Social justice is a serious concern in the United States, as some vulnerable groups are still deprived of various opportunities (Ardelt & Friedman, 2015). It is necessary to note that much has been done to ensure equality when it comes to health care. For instance, Medicare can be regarded as one of the most important initiatives that help many people including such vulnerable groups as the elderly (Ardelt & Friedman, 2015). Nevertheless, elderly people of color are less satisfied with the care provided (as compared to white older adults), and they are less likely to use all the services available to older adults (Wiesel & Weinberger, 2015). Some of the major values of a democratic society include equal access to available resources and equal treatment of people irrespective of their backgrounds. This paper includes a brief overview of the literature available on the social injustice experienced by the elderly with a focus on ethnic minorities and available resources and services. This paper also discusses a few ways to minimize this injustice.
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Review of the Literature
Wiesel and Weinberger (2015) explored older adults’ experiences associated with the use of healthcare services. The authors stress that elderly ethnic minority groups are characterized as having limited knowledge of available services, low expectations, and an inability to advocate their own needs (Wiesel & Weinberger, 2015). Thus, elderly patients of color often receive a limited number of services that are insufficient to meet their health needs. When this occurs, two basic ethical standards are violated: people are not treated equally, and people are not respected since their individual needs are not met.
Some Jesuit values that are not followed in these circumstances are Cura Personalis and men and women for others. Although certain efforts have been made to ensure equality in health care, some initiatives associated with these efforts are seen negatively younger generations who think that they care for the elderly is excessive while thousands of American children are behind the poverty line (Ardelt & Friedman, 2015). These researchers stress that the elderly benefit from the federal subsidies provided within Medicare. One problem is that the provision of funds does not ensure equality in the health care system. This is an injustice because elderly minorities are not receiving adequate care. It violates provisions 4 and 5 of the nurse’s ethical code.
Apart from the ethical standards mentioned above, the injustice in question is associated with the violation of another value. Teaching is inefficient or even non-existent. There can be no agents of change when people are unaware of proper practices, standards, regulations, and so on. The Elder Justice Act (EJA) stipulates training to improve healthcare services provided to the elderly (Kleba & Falk, 2014).
Application to Nursing
The existing injustice causes numerous inconveniences to the affected populations and contributes to the development of disparities in society. However, this injustice can be minimized through the adherence to ethical standards and regulations aimed at ensuring social justice. First, it is essential to focus on the training of healthcare professionals. Researchers such as Rosen et al. (2016) and Kleba and Falk (2014) emphasize the importance of proper education and training. EJA is an excellent platform for the development of effective incentives. Some on the job training and certain courses have proven to be effective, but they are still insufficient as even those who receive training often fail to use the most appropriate strategies. Rosen et al. (2016) found that only slightly over 12% of nursing professionals of a nursing home used appropriate strategies to address the needs of their patients. It is critical to include social injustice into the nursing curriculum. Students should know the peculiarities of the populations in question and should be aware of practices and services available to those patients.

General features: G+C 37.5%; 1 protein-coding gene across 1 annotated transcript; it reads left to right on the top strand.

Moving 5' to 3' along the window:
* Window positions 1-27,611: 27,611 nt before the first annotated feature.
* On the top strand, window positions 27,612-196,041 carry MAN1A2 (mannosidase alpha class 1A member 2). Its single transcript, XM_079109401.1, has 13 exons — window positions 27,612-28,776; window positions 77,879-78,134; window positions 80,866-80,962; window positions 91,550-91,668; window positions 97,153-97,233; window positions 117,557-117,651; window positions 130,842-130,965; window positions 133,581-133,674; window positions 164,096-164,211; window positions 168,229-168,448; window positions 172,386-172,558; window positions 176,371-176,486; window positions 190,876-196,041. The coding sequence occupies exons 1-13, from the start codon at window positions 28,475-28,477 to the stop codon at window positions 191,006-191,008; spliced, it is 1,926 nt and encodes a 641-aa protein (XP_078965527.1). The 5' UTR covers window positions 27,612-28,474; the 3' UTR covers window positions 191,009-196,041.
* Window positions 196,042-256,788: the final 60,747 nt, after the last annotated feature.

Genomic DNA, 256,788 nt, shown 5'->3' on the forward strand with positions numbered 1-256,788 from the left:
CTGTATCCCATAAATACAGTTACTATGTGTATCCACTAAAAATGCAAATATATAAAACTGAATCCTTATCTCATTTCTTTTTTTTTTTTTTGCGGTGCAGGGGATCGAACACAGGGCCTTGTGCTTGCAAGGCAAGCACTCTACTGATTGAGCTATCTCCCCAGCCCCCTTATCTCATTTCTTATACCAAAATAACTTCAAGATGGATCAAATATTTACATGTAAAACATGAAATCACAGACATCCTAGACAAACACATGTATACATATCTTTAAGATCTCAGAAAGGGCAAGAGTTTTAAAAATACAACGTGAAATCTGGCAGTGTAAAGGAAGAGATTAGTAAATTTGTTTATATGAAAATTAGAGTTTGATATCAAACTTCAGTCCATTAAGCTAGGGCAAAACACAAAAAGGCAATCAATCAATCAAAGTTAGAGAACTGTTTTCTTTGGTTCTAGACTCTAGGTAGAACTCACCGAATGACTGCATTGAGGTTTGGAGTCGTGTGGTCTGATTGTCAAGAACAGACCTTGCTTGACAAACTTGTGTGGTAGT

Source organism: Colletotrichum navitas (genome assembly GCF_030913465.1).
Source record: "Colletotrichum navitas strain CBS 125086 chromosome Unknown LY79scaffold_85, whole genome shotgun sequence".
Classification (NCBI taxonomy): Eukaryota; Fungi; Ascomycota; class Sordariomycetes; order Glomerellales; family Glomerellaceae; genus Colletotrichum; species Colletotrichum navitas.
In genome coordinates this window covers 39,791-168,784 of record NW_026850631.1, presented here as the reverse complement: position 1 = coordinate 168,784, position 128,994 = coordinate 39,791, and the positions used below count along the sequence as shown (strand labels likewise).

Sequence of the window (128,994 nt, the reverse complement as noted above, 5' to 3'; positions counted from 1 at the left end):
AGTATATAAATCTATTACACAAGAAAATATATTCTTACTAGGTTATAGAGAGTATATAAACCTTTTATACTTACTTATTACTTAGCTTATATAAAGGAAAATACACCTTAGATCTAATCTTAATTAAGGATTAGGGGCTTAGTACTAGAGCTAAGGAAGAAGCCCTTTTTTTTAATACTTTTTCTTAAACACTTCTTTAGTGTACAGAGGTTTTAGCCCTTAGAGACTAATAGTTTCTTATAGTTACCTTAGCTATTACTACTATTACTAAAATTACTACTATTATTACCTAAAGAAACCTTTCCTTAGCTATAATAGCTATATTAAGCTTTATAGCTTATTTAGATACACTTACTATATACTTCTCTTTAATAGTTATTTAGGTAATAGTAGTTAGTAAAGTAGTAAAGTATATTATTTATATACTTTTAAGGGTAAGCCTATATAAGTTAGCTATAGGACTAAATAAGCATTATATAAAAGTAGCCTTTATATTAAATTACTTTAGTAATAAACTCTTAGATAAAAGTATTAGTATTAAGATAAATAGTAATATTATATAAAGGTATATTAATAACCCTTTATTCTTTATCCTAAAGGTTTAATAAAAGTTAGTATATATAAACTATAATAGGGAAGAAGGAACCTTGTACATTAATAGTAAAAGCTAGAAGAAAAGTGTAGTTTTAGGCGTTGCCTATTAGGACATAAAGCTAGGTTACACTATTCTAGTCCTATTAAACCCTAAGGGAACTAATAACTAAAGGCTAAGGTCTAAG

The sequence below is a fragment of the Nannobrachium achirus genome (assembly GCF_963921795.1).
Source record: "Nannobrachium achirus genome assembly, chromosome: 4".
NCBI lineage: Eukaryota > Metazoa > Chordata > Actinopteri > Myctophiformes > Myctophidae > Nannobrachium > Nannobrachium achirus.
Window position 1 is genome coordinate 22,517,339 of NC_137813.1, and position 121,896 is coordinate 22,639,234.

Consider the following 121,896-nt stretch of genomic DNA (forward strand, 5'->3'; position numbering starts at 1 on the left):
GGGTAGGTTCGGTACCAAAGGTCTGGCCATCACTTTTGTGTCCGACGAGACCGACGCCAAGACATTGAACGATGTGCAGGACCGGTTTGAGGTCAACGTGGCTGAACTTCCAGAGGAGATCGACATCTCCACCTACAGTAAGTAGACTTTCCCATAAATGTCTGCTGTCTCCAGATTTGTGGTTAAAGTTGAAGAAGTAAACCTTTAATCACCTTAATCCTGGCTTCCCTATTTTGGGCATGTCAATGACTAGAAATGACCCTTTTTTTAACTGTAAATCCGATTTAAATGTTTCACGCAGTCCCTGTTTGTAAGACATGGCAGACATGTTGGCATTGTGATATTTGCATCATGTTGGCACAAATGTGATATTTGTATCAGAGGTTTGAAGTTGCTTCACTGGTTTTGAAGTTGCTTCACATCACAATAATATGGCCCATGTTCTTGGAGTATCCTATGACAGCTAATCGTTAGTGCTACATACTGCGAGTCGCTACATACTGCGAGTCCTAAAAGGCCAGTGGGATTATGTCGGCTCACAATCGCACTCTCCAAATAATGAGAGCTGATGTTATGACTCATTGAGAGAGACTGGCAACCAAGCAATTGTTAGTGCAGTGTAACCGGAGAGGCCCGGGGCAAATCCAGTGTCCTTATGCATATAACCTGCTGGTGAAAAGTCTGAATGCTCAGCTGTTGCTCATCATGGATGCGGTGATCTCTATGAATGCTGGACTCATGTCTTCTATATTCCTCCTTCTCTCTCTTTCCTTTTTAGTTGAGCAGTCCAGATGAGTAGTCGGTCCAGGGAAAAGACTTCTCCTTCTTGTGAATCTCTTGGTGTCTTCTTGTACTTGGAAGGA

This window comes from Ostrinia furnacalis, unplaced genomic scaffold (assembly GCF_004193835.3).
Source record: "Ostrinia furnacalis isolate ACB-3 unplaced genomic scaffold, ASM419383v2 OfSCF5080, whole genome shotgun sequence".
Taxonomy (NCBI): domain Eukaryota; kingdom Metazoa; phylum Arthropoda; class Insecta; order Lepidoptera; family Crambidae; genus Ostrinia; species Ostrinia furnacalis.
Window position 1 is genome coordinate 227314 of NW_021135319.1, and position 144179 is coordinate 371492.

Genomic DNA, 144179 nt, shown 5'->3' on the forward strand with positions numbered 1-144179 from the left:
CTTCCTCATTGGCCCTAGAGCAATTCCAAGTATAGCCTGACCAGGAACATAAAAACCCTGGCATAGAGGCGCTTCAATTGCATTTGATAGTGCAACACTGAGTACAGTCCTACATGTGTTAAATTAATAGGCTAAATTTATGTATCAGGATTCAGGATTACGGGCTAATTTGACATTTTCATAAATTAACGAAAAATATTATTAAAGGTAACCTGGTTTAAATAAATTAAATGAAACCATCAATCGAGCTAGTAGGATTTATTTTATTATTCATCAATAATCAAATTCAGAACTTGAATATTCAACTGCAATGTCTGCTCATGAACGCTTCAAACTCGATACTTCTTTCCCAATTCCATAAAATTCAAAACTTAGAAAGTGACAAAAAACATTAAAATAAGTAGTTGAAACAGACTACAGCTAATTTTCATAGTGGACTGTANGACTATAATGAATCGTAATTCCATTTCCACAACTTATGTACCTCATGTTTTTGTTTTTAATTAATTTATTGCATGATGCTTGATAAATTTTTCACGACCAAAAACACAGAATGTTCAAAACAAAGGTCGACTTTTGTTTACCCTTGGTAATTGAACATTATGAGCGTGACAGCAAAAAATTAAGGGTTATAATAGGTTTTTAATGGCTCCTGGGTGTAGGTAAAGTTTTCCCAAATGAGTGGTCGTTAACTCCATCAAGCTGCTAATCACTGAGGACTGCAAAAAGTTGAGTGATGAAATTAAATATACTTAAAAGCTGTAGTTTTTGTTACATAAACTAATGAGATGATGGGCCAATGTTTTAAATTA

Importantly, healthcare professionals should be committed to educating patients. Nurses spend more time with patients as compared to other healthcare practitioners. Some parts of this time should be devoted to patient education and the provision of the most relevant information. Nurses should make sure that all patients know about the available services and resources. Nurses can provide leaflets with certain information appropriate for different groups (differentiated by a health condition, gender, age, ethnicity, and so on). Nursing professionals can be specifically helpful when it comes to long-term care as they have time to develop proper relationships. Nurses should be trained accordingly (Wiesel & Weinberger, 2015). These healthcare professionals should obtain up-to-date information concerning the existing opportunities of such a vulnerable group as the elderly. Of course, there can be no bias or prejudice. Nurses should treat all patients equally irrespective of their age, ethnicity, gender, and other (Kleba & Falk, 2014).
It is impossible to provide all the necessary information to patients – nurses are overloaded with tasks and, more importantly, it can be difficult to understand the needs of every patient. Wiesel and Weinberger (2015) offer the use of a specific framework for assessing patients’ needs. These researchers argue that this framework can help healthcare professionals identify the services that can be the most beneficial for the patient. Therefore, it is possible to use this framework or to develop some tools on its basis. Some of the Jesuit values that apply here are Cura Personalis and men and women for others.